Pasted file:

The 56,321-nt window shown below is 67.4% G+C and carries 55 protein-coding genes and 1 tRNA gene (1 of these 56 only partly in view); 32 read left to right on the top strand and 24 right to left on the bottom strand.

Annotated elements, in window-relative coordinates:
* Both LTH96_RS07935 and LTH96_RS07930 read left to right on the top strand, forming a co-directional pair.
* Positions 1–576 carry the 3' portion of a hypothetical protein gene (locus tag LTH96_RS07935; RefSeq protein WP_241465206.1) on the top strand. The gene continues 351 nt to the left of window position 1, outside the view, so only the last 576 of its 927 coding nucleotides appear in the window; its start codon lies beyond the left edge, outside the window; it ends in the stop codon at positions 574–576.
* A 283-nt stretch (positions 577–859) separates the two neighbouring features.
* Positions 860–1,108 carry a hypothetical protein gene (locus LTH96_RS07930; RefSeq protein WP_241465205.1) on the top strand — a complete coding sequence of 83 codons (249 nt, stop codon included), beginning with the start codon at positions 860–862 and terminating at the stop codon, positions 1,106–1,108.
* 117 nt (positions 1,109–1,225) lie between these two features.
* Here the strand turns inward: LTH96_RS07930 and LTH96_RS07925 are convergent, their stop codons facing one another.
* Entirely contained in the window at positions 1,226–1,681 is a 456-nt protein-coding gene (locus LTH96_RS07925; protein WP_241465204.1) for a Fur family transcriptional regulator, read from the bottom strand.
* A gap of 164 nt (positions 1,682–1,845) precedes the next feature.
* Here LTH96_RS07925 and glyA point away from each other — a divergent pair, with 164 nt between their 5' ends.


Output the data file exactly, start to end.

The 56,321-nt window shown below is 67.4% G+C and carries 55 protein-coding genes and 1 tRNA gene (1 of these 56 only partly in view); 32 read left to right on the top strand and 24 right to left on the bottom strand.

Annotated elements, in window-relative coordinates:
* Both LTH96_RS07935 and LTH96_RS07930 read left to right on the top strand, forming a co-directional pair.
* Positions 1–576 carry the 3' portion of a hypothetical protein gene (locus tag LTH96_RS07935; RefSeq protein WP_241465206.1) on the top strand. The gene continues 351 nt to the left of window position 1, outside the view, so only the last 576 of its 927 coding nucleotides appear in the window; its start codon lies beyond the left edge, outside the window; it ends in the stop codon at positions 574–576.
* A 283-nt stretch (positions 577–859) separates the two neighbouring features.
* Positions 860–1,108 carry a hypothetical protein gene (locus LTH96_RS07930; RefSeq protein WP_241465205.1) on the top strand — a complete coding sequence of 83 codons (249 nt, stop codon included), beginning with the start codon at positions 860–862 and terminating at the stop codon, positions 1,106–1,108.
* 117 nt (positions 1,109–1,225) lie between these two features.
* Here the strand turns inward: LTH96_RS07930 and LTH96_RS07925 are convergent, their stop codons facing one another.
* Entirely contained in the window at positions 1,226–1,681 is a 456-nt protein-coding gene (locus LTH96_RS07925; protein WP_241465204.1) for a Fur family transcriptional regulator, read from the bottom strand.
* A gap of 164 nt (positions 1,682–1,845) precedes the next feature.
* Here LTH96_RS07925 and glyA point away from each other — a divergent pair, with 164 nt between their 5' ends.